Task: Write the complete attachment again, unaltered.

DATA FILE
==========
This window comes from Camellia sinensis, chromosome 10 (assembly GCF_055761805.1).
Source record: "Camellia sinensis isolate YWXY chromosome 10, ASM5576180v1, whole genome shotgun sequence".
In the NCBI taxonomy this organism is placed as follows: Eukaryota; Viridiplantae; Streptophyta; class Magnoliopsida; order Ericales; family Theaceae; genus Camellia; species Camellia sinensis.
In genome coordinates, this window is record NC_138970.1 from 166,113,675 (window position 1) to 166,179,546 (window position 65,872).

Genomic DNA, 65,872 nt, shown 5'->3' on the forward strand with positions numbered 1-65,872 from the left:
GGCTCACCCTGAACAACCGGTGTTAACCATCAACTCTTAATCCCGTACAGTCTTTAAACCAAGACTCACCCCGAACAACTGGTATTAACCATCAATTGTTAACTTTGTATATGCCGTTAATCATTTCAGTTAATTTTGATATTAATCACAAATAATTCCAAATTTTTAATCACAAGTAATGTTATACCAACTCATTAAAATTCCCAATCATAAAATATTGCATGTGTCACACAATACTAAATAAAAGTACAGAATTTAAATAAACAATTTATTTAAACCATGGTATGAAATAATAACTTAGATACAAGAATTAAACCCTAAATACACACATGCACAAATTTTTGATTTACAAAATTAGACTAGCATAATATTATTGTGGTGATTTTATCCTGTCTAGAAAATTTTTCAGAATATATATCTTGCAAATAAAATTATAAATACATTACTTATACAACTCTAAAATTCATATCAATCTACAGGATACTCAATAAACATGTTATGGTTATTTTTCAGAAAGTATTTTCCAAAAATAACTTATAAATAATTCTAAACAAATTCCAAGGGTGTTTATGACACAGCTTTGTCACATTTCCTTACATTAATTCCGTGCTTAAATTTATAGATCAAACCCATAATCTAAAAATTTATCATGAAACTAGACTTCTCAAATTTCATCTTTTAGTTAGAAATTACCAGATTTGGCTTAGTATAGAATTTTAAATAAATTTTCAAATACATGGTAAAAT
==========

This window comes from Camellia sinensis, chromosome 10 (assembly GCF_055761805.1).
Source record: "Camellia sinensis isolate YWXY chromosome 10, ASM5576180v1, whole genome shotgun sequence".
In the NCBI taxonomy this organism is placed as follows: Eukaryota; Viridiplantae; Streptophyta; class Magnoliopsida; order Ericales; family Theaceae; genus Camellia; species Camellia sinensis.
In genome coordinates, this window is record NC_138970.1 from 166,113,675 (window position 1) to 166,179,546 (window position 65,872).

Genomic DNA, 65,872 nt, shown 5'->3' on the forward strand with positions numbered 1-65,872 from the left:
GGCTCACCCTGAACAACCGGTGTTAACCATCAACTCTTAATCCCGTACAGTCTTTAAACCAAGACTCACCCCGAACAACTGGTATTAACCATCAATTGTTAACTTTGTATATGCCGTTAATCATTTCAGTTAATTTTGATATTAATCACAAATAATTCCAAATTTTTAATCACAAGTAATGTTATACCAACTCATTAAAATTCCCAATCATAAAATATTGCATGTGTCACACAATACTAAATAAAAGTACAGAATTTAAATAAACAATTTATTTAAACCATGGTATGAAATAATAACTTAGATACAAGAATTAAACCCTAAATACACACATGCACAAATTTTTGATTTACAAAATTAGACTAGCATAATATTATTGTGGTGATTTTATCCTGTCTAGAAAATTTTTCAGAATATATATCTTGCAAATAAAATTATAAATACATTACTTATACAACTCTAAAATTCATATCAATCTACAGGATACTCAATAAACATGTTATGGTTATTTTTCAGAAAGTATTTTCCAAAAATAACTTATAAATAATTCTAAACAAATTCCAAGGGTGTTTATGACACAGCTTTGTCACATTTCCTTACATTAATTCCGTGCTTAAATTTATAGATCAAACCCATAATCTAAAAATTTATCATGAAACTAGACTTCTCAAATTTCATCTTTTAGTTAGAAATTACCAGATTTGGCTTAGTATAGAATTTTAAATAAATTTTCAAATACATGGTAAAAT